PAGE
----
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# Inelastic collisions: The physics of snowball fights! Key concepts:

Inelastic collision

Conservation of Momentum

Conservation of Energy

Question:

"A 1 kg snowball is moving with 10m/s. It collides inelastically with another ball (your head!) that has a mass of 10kg. Determine how much energy is lost in the collision." To get full marks, we need the following:

1. A sketch/cartoon showing the two balls before, during and after the collision.

2. The total momentum before the collision.

3. The total momentum after the collision.

4. The speed of the object formed by the collision.

5. The total kinetic energy before the collision.

6. The total kinetic energy after the collision.

Let's get started with 1.

1. A sketch/cartoon showing the two balls before, during and after the collision.

To make the drawing correctly we have to remember what an "inelastic collision" means. In short:

A collision is "inelastic" if the objects fuse together when they crash into each other. The "kinetic energy" is NOT CONSERVED!

An everyday example could be a soft snowball colliding with your face.

The other case is that of "elastic" collisions:

A collision is "elastic" if the objects simply bounce off of each other when they touch. The "kinetic energy" is CONSERVED!

With this in mind, it is easy to make the drawing correctly.

Before: During: After: As you can see, it is a good idea to use colors and to write down symbols for all the information involved. Here, we have used: In physics problems, it is often useful to use the subscript "i" for the "initial" speed/mass/temperature etc., and "f" for the "final" value.

Now we are ready to tackle 2.

• 2. The total momentum before the collision.

The momentum before the collision can be calculated from: Think of "momentum" as meaning "the total amount of stuff that is moving".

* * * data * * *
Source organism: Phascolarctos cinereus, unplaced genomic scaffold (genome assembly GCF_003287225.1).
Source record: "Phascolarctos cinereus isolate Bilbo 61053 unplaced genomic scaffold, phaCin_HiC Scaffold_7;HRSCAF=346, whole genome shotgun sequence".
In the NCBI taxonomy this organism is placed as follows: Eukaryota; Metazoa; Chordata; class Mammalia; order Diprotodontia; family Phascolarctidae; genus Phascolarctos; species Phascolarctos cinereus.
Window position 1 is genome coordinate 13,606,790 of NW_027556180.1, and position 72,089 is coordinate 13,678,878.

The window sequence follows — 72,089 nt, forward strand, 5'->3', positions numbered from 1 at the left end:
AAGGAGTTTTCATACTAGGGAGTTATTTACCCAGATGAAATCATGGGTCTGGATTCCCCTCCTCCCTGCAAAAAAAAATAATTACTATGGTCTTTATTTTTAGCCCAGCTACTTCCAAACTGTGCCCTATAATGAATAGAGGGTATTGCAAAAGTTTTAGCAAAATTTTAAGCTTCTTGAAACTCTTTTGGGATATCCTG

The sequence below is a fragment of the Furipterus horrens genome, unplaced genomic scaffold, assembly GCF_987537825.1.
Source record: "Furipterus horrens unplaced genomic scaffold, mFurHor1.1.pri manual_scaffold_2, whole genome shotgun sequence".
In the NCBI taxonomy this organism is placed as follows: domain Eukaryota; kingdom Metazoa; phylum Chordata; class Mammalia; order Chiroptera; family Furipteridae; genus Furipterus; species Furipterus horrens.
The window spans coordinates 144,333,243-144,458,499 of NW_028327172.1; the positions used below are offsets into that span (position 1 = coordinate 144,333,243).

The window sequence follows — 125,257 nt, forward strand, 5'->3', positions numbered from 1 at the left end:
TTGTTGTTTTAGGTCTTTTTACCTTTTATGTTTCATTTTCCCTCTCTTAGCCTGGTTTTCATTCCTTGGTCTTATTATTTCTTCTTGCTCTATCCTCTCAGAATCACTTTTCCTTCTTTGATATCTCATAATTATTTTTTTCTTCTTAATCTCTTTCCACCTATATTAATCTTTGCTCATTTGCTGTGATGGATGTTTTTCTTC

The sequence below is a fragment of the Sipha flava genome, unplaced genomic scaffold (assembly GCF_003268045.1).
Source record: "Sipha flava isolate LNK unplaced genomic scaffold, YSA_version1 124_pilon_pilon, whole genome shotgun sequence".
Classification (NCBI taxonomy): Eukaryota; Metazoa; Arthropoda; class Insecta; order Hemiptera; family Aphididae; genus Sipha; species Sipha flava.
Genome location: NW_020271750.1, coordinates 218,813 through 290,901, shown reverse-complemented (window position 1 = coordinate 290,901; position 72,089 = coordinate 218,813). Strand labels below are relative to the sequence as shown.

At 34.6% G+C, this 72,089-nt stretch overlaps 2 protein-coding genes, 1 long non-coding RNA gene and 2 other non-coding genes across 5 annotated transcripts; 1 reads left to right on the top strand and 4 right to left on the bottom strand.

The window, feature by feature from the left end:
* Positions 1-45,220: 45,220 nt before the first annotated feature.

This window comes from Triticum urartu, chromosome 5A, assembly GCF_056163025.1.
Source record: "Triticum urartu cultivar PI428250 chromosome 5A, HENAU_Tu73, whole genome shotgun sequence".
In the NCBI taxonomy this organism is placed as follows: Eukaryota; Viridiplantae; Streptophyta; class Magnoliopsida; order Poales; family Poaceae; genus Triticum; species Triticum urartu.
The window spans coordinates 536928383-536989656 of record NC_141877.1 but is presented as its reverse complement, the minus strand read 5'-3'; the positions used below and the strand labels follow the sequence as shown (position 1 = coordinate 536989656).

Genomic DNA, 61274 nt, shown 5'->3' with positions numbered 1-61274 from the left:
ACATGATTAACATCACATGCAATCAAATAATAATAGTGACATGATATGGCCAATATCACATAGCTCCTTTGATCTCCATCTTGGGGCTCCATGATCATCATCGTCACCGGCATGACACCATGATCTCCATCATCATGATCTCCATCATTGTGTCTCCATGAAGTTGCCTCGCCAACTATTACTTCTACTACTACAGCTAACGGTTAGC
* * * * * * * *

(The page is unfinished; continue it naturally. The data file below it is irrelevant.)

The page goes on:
Let's look at the "before" drawing. Clearly only the mass m1 is moving at the speed v1=10m/s . The other mass, m2 is stationary, so v2=0m/s. Great! Now we can tackle 3.

• 3. The total momentum after the collision.

Here, we can use something called "Conservation of Momentum". This principle basically says that "The amount of stuff moving around" in the beginning is the same as "The amount of stuff moving around" in the end. Mathematically, we say that In the end we have one combined object of mass M with moving at a speed vf.

What is equal to? Well we have not destroyed the masses m1 or m2 . We have just fused them together. Therefore the total mass is Using this information, we can figure out 4.

• 4.The speed of the object formed by the collision.

We write down the law of conservation of momentum and solve for vf. The final speed of M is: Take a look at this mathematical expression. It says that the final speed, vf, is some number, m1/(m1+m2), times the initial speed, v1. Do you think the final speed is bigger or smaller than the initial speed? Let us check by plugging in the numbers: It looks like the final speed is smaller than the initial speed. That kind of makes sense, right? We are throwing a light object onto a heavy one, so they stick together. Throwing a snowball at a train will only cause it to move a little bit.

Now let us think about 5.

• 5. The total kinetic energy before the collision.

Remember that kinetic energy of a single object is defined as: So the total kinetic energy before the collision must be Of course the second mass has no energy, because it is not moving. By plugging in the numbers we have, we find: Now let us take a look at 6.

• 6. The total kinetic energy after the collision

Before we calculate this, do you think the kinetic energy after the collision is bigger or smaller than the initial amount? Let us plug in the expressions for M and vf: Take the square of everything inside the parenthesis: